I’ve been purposefully setting aside time to read during the mornings and evenings, along with my daily commute and it’s been really nice. I forgot how nice it is to lose yourself in a book. Here are some books that I read in July!
I heard great things about this book since it’s targeted towards women. Burnout is real, and it’s easier for women to become burnt out because of all the microaggressions and biases they have to deal with at work as well as often being expected to take on the additional responsibilities of educating peers about how to be more inclusive.
Unfortunately, I was very burnout during my time reading this book, and I had a lot of trouble following along. I think a lot of the stuff in this book, I already knew about thanks to my experience of being a woman of color working in an industry that is dominated by men.
That being said, I still found some value in reading the book. It really goes into detail about the stress cycle. Often times when we are stressed, we deal with the stressor (the crowds on a commute, an annoying relative, a noisy coworker), but we never learn how to deal with the stress itself. And by keeping that stress in our bodies, it releases chemicals that will slowly kill us if it gets repeated over and over again.
I definitely want to reread this book when I’m in a better headspace, but it was just unfortunate that I was not able to use this book to help myself while I was burnt out.
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Ocean Vuong is well-known for his poems and this is his first novel. I haven’t read any of his poems before, so I can’t compare, but this is one of the most beautiful novels I have ever read. Even though it’s a novel, it has a very poetic feel to it.
The book, loosely based on his life, is structured as a letter to the protagonist’s mother. Ocean Vuong and his family, like my family, both escaped Vietnam because of the war and moved to America. So in the letter, the protagonist, Little Dog, shares his experiences and hardships as what it is like to grow up and assimilate as a Vietnamese refugee growing up in Connecticut.
It’s a coming-of-age book and touches on loss, domestic violence, racism, and sexuality.
As a person who has parents who are refugees from the Vietnam war, there were many excerpts that resonated with me. Isn’t it weird how war can divide a nation, but also bring people together because of that shared experience, even if it was a traumatic experience?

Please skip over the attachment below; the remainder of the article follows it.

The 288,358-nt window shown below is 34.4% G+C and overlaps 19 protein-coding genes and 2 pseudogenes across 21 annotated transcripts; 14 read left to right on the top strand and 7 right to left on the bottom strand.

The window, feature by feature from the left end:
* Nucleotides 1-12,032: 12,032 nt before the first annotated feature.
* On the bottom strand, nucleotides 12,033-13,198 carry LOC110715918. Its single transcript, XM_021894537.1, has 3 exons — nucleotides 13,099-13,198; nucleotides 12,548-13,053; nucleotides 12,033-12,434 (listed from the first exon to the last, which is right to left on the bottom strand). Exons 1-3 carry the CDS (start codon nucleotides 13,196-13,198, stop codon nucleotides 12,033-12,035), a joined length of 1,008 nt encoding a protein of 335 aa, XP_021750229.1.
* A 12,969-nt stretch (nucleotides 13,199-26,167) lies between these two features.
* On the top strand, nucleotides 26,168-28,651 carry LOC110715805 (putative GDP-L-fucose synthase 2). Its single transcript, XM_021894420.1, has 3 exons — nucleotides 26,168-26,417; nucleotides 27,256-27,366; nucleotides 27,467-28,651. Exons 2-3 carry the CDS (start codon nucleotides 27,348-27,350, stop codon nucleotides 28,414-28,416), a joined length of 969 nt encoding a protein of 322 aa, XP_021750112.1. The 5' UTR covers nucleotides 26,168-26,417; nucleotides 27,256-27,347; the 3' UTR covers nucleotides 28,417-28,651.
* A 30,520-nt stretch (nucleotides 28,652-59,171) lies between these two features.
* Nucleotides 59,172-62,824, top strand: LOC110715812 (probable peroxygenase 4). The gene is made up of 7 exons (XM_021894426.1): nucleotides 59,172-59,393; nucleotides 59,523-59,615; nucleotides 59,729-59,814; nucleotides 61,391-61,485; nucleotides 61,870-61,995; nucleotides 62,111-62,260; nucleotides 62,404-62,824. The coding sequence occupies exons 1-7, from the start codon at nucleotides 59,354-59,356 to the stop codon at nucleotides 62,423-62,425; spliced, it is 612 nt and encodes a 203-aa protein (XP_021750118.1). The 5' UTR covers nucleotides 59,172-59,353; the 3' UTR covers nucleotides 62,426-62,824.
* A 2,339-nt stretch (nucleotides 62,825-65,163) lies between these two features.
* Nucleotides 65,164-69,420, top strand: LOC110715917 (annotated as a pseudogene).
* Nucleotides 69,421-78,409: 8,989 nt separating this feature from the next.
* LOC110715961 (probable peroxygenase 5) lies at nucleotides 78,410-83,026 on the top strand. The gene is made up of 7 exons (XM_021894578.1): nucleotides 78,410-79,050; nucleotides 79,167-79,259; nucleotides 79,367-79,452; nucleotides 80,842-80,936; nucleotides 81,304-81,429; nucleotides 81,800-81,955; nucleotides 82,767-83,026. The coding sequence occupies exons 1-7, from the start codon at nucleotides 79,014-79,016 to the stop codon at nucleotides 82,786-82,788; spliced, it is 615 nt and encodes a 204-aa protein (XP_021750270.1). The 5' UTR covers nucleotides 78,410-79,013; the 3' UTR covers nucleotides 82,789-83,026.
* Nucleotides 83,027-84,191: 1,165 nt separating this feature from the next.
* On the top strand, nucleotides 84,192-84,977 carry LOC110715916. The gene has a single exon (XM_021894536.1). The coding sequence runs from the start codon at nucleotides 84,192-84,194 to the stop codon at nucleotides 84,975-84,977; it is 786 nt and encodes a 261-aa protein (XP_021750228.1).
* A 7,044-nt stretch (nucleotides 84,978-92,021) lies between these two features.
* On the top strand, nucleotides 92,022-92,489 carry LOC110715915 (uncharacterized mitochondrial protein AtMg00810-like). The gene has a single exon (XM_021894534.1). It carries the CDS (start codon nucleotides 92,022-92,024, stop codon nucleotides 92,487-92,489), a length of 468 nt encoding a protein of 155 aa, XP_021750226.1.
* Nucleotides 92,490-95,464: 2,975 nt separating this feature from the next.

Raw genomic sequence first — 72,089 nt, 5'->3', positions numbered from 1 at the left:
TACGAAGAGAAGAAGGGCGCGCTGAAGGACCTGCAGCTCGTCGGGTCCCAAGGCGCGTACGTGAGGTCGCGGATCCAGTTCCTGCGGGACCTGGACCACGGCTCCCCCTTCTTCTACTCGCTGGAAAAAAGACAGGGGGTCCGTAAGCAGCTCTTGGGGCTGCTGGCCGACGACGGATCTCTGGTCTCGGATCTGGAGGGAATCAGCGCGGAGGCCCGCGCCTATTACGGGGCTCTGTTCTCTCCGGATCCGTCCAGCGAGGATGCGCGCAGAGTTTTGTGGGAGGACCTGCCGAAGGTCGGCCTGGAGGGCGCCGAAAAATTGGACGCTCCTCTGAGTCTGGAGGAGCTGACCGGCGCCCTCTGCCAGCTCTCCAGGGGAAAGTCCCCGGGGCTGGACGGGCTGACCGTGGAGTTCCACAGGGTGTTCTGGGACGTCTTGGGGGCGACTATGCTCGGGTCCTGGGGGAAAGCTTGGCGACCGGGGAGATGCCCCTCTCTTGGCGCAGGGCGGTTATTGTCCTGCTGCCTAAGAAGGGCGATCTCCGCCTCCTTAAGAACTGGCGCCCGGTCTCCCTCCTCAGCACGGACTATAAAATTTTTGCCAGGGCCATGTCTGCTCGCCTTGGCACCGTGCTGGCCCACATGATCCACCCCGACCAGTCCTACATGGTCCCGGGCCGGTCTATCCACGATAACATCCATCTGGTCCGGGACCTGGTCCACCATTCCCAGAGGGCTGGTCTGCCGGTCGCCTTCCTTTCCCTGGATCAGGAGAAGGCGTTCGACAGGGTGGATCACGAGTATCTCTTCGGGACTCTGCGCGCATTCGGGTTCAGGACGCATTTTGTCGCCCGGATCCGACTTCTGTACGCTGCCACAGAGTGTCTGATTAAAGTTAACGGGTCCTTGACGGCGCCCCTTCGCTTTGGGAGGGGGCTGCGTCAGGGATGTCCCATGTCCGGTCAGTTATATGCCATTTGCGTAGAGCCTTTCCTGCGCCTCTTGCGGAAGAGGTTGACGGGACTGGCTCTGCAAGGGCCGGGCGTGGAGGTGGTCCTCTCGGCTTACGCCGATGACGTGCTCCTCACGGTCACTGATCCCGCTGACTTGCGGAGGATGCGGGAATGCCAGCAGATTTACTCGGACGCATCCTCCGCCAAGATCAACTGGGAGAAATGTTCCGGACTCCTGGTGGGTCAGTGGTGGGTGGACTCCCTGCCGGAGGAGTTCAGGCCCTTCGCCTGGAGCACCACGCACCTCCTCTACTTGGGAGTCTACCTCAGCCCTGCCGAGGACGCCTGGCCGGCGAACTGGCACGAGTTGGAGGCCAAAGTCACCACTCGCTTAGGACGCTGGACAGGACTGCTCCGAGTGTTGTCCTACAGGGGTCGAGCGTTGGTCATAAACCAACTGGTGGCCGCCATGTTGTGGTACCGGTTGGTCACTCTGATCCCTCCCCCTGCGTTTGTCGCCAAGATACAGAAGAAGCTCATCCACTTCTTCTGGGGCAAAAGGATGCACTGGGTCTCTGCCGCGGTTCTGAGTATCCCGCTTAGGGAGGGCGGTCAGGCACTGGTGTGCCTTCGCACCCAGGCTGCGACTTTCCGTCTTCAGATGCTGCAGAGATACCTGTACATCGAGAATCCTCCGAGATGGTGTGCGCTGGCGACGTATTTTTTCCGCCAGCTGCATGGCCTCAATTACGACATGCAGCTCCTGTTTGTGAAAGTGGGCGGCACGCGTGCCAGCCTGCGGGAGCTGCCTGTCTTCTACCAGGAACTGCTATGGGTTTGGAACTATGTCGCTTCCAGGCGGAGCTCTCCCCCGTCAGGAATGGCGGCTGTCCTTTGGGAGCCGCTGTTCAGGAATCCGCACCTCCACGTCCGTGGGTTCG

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Don’t Sweat the Small Stuff and It’s All Small Stuff: Simple Ways to Keep the Little Things from Taking Over Your Life (Don’t Sweat the Small Stuff) by Richard Carlson ★★★☆☆
There are some really good lessons in this book about literally not sweating the small stuff. I can be really tightly-wound, easily-flustered sometimes, but this book reminded me that to really prioritize the things that matter and don’t give any thought to things that don’t.
For example, if someone cuts you off in traffic, is it worth fuming about it all day and even complaining about it to your friends/family? Probably not, but the more you focus on it, the more negative energy and worked up you’ll get over it. So it’s better to just let it go.
Or if you get into an argument, is being right that important? Sometimes when you are adamant about being right, you end up making the other person feel bad for being wrong, and in turn, you’ll become unhappy too.
One thing I wish was that the book was ⅓ the length. A lot of the lessons seemed really repetitive, but I think the author was going for 100 lessons. Repetition does result in remembering it easier, but I would’ve been happy if the book stopped at 30 lessons.
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If you have ever read The Power of Habit by Charles Duhigg and enjoyed it, I think you’ll love this book. I loved The Power of Habit because it wrote about the science and history of how habits formed and how companies used that knowledge to build habit-forming products, like toothpaste and how it gives you that satisfying minty feeling afterward.
This book provides more useful, practical information for you to build good habits and break bad habits.
Some of the tips the book mentions:
- To build a good habit, start with the smallest change and then work your way to bigger changes. For example, if you never run and you wanted to run a marathon, start with something really small so that you don’t get overwhelmed. It could be as easy as putting on your running shoes and going for a 1-minute jog. Then gradually increasing it from there.
- Another tip would be to make your space as productive as possible. Design it so that everything you need is easily accessible. For me, I’ve wanted to get into the habit of applying lotion more often since I have eczema, so I actually have a few lotions strategically placed around my apartment where I spend the most time.
- To break a bad habit, make it as unattractive as possible, try to find a substitute, and eliminate triggers. If you realize that you want fast food every time you pass by a certain store, take an alternative route.
I’ve definitely been meaning to get into the habit of working out more and writing blog posts. In addition, there are some habits I want to break such as checking social media so mindlessly and eating fast food. I think this book provides a solid foundation and beginning point for me to do that.
Get it on Amazon*
What are some books that you’ve really enjoyed recently?
p.s. I’m also on goodreads!
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